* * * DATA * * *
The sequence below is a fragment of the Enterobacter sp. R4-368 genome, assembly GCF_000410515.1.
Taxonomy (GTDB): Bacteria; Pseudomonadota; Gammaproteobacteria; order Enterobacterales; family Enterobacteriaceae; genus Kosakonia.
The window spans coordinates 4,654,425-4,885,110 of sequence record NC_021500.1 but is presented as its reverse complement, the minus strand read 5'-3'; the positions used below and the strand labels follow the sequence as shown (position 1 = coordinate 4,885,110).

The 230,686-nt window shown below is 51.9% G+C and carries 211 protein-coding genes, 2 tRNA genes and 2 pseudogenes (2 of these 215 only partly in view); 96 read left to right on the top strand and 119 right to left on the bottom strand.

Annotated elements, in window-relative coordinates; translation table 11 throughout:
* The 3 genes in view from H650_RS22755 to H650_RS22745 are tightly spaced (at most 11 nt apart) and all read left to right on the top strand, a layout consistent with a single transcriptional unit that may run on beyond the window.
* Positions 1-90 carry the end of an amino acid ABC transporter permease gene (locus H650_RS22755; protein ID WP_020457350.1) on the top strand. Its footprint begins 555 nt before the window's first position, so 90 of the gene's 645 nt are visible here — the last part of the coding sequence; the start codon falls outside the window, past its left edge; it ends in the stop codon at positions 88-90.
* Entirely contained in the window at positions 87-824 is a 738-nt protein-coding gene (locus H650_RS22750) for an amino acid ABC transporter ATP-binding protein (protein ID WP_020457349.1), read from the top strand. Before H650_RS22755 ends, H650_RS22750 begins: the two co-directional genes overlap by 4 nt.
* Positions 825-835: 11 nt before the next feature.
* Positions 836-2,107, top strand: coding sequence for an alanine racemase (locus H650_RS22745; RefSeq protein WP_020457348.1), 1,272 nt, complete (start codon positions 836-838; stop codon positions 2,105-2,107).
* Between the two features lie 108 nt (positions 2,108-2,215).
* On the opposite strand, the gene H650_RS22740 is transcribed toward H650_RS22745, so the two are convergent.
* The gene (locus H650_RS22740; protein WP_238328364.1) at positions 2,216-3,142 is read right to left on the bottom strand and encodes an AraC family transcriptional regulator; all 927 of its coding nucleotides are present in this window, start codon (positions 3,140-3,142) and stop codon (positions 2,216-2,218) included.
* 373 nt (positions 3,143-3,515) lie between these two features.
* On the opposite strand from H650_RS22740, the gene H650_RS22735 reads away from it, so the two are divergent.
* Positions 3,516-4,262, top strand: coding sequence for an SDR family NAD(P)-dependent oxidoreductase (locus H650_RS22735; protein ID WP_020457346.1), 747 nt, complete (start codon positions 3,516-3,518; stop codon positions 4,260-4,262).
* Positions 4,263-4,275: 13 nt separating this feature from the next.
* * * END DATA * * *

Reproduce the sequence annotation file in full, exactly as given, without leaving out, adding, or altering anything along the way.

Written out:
The sequence below is a fragment of the Enterobacter sp. R4-368 genome, assembly GCF_000410515.1.
Taxonomy (GTDB): Bacteria; Pseudomonadota; Gammaproteobacteria; order Enterobacterales; family Enterobacteriaceae; genus Kosakonia.
The window spans coordinates 4,654,425-4,885,110 of sequence record NC_021500.1 but is presented as its reverse complement, the minus strand read 5'-3'; the positions used below and the strand labels follow the sequence as shown (position 1 = coordinate 4,885,110).

The 230,686-nt window shown below is 51.9% G+C and carries 211 protein-coding genes, 2 tRNA genes and 2 pseudogenes (2 of these 215 only partly in view); 96 read left to right on the top strand and 119 right to left on the bottom strand.

Annotated elements, in window-relative coordinates; translation table 11 throughout:
* The 3 genes in view from H650_RS22755 to H650_RS22745 are tightly spaced (at most 11 nt apart) and all read left to right on the top strand, a layout consistent with a single transcriptional unit that may run on beyond the window.
* Positions 1-90 carry the end of an amino acid ABC transporter permease gene (locus H650_RS22755; protein ID WP_020457350.1) on the top strand. Its footprint begins 555 nt before the window's first position, so 90 of the gene's 645 nt are visible here — the last part of the coding sequence; the start codon falls outside the window, past its left edge; it ends in the stop codon at positions 88-90.
* Entirely contained in the window at positions 87-824 is a 738-nt protein-coding gene (locus H650_RS22750) for an amino acid ABC transporter ATP-binding protein (protein ID WP_020457349.1), read from the top strand. Before H650_RS22755 ends, H650_RS22750 begins: the two co-directional genes overlap by 4 nt.
* Positions 825-835: 11 nt before the next feature.
* Positions 836-2,107, top strand: coding sequence for an alanine racemase (locus H650_RS22745; RefSeq protein WP_020457348.1), 1,272 nt, complete (start codon positions 836-838; stop codon positions 2,105-2,107).
* Between the two features lie 108 nt (positions 2,108-2,215).
* On the opposite strand, the gene H650_RS22740 is transcribed toward H650_RS22745, so the two are convergent.
* The gene (locus H650_RS22740; protein WP_238328364.1) at positions 2,216-3,142 is read right to left on the bottom strand and encodes an AraC family transcriptional regulator; all 927 of its coding nucleotides are present in this window, start codon (positions 3,140-3,142) and stop codon (positions 2,216-2,218) included.
* 373 nt (positions 3,143-3,515) lie between these two features.
* On the opposite strand from H650_RS22740, the gene H650_RS22735 reads away from it, so the two are divergent.
* Positions 3,516-4,262, top strand: coding sequence for an SDR family NAD(P)-dependent oxidoreductase (locus H650_RS22735; protein ID WP_020457346.1), 747 nt, complete (start codon positions 3,516-3,518; stop codon positions 4,260-4,262).
* Positions 4,263-4,275: 13 nt separating this feature from the next.